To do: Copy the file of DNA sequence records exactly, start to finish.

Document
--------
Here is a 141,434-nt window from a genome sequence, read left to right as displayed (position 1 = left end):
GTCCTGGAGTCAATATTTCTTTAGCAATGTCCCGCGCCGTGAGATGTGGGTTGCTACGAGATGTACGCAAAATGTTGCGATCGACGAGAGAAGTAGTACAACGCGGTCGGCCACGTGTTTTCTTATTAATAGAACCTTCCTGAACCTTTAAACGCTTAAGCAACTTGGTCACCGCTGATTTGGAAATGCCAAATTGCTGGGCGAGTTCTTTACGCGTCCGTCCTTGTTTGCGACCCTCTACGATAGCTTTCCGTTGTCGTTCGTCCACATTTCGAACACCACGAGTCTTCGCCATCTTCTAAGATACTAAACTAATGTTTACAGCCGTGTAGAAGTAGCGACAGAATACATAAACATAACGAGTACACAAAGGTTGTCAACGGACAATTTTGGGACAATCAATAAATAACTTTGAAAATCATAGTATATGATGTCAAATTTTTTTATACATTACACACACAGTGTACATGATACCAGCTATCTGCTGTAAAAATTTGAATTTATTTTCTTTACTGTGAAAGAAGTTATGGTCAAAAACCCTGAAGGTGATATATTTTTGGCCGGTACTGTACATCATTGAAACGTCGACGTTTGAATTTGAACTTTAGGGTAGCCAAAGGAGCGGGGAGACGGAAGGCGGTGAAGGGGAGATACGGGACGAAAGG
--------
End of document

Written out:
Here is a 141,434-nt window from a genome sequence, read left to right as displayed (position 1 = left end):
GTCCTGGAGTCAATATTTCTTTAGCAATGTCCCGCGCCGTGAGATGTGGGTTGCTACGAGATGTACGCAAAATGTTGCGATCGACGAGAGAAGTAGTACAACGCGGTCGGCCACGTGTTTTCTTATTAATAGAACCTTCCTGAACCTTTAAACGCTTAAGCAACTTGGTCACCGCTGATTTGGAAATGCCAAATTGCTGGGCGAGTTCTTTACGCGTCCGTCCTTGTTTGCGACCCTCTACGATAGCTTTCCGTTGTCGTTCGTCCACATTTCGAACACCACGAGTCTTCGCCATCTTCTAAGATACTAAACTAATGTTTACAGCCGTGTAGAAGTAGCGACAGAATACATAAACATAACGAGTACACAAAGGTTGTCAACGGACAATTTTGGGACAATCAATAAATAACTTTGAAAATCATAGTATATGATGTCAAATTTTTTTATACATTACACACACAGTGTACATGATACCAGCTATCTGCTGTAAAAATTTGAATTTATTTTCTTTACTGTGAAAGAAGTTATGGTCAAAAACCCTGAAGGTGATATATTTTTGGCCGGTACTGTACATCATTGAAACGTCGACGTTTGAATTTGAACTTTAGGGTAGCCAAAGGAGCGGGGAGACGGAAGGCGGTGAAGGGGAGATACGGGACGAAAGG